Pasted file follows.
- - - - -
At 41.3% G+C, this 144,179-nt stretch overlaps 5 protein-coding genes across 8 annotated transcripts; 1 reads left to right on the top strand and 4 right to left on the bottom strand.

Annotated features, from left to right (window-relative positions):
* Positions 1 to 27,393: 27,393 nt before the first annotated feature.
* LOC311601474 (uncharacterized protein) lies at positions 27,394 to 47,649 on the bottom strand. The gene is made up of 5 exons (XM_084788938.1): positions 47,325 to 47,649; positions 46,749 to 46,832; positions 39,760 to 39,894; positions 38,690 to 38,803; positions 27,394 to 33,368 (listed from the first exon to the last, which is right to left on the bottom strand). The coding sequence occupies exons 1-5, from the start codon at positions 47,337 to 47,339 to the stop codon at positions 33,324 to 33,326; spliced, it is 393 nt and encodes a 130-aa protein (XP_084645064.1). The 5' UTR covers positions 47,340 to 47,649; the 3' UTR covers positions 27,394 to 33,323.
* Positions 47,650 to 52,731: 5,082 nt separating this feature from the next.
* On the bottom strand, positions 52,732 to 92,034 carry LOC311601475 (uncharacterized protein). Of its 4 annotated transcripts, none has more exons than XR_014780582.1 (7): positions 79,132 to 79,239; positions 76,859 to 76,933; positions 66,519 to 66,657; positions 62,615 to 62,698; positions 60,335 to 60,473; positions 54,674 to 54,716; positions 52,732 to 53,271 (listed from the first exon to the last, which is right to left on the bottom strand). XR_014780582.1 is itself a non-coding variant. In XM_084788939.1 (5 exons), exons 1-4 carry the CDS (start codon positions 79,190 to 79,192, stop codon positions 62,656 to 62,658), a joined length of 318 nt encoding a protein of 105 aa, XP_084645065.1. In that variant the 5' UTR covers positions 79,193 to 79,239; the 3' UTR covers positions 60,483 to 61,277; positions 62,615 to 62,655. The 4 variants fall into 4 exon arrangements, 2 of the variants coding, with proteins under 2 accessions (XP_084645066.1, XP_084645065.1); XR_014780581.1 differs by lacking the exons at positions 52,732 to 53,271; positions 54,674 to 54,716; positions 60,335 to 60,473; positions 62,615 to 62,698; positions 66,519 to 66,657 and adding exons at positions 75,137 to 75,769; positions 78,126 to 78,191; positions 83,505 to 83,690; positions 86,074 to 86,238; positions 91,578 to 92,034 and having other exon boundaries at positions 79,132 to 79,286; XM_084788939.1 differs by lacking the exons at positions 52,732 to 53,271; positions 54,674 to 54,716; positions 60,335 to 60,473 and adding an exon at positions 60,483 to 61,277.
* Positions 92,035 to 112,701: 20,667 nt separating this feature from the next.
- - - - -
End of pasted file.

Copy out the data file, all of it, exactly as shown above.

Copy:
At 41.3% G+C, this 144,179-nt stretch overlaps 5 protein-coding genes across 8 annotated transcripts; 1 reads left to right on the top strand and 4 right to left on the bottom strand.

Annotated features, from left to right (window-relative positions):
* Positions 1 to 27,393: 27,393 nt before the first annotated feature.
* LOC311601474 (uncharacterized protein) lies at positions 27,394 to 47,649 on the bottom strand. The gene is made up of 5 exons (XM_084788938.1): positions 47,325 to 47,649; positions 46,749 to 46,832; positions 39,760 to 39,894; positions 38,690 to 38,803; positions 27,394 to 33,368 (listed from the first exon to the last, which is right to left on the bottom strand). The coding sequence occupies exons 1-5, from the start codon at positions 47,337 to 47,339 to the stop codon at positions 33,324 to 33,326; spliced, it is 393 nt and encodes a 130-aa protein (XP_084645064.1). The 5' UTR covers positions 47,340 to 47,649; the 3' UTR covers positions 27,394 to 33,323.
* Positions 47,650 to 52,731: 5,082 nt separating this feature from the next.
* On the bottom strand, positions 52,732 to 92,034 carry LOC311601475 (uncharacterized protein). Of its 4 annotated transcripts, none has more exons than XR_014780582.1 (7): positions 79,132 to 79,239; positions 76,859 to 76,933; positions 66,519 to 66,657; positions 62,615 to 62,698; positions 60,335 to 60,473; positions 54,674 to 54,716; positions 52,732 to 53,271 (listed from the first exon to the last, which is right to left on the bottom strand). XR_014780582.1 is itself a non-coding variant. In XM_084788939.1 (5 exons), exons 1-4 carry the CDS (start codon positions 79,190 to 79,192, stop codon positions 62,656 to 62,658), a joined length of 318 nt encoding a protein of 105 aa, XP_084645065.1. In that variant the 5' UTR covers positions 79,193 to 79,239; the 3' UTR covers positions 60,483 to 61,277; positions 62,615 to 62,655. The 4 variants fall into 4 exon arrangements, 2 of the variants coding, with proteins under 2 accessions (XP_084645066.1, XP_084645065.1); XR_014780581.1 differs by lacking the exons at positions 52,732 to 53,271; positions 54,674 to 54,716; positions 60,335 to 60,473; positions 62,615 to 62,698; positions 66,519 to 66,657 and adding exons at positions 75,137 to 75,769; positions 78,126 to 78,191; positions 83,505 to 83,690; positions 86,074 to 86,238; positions 91,578 to 92,034 and having other exon boundaries at positions 79,132 to 79,286; XM_084788939.1 differs by lacking the exons at positions 52,732 to 53,271; positions 54,674 to 54,716; positions 60,335 to 60,473 and adding an exon at positions 60,483 to 61,277.
* Positions 92,035 to 112,701: 20,667 nt separating this feature from the next.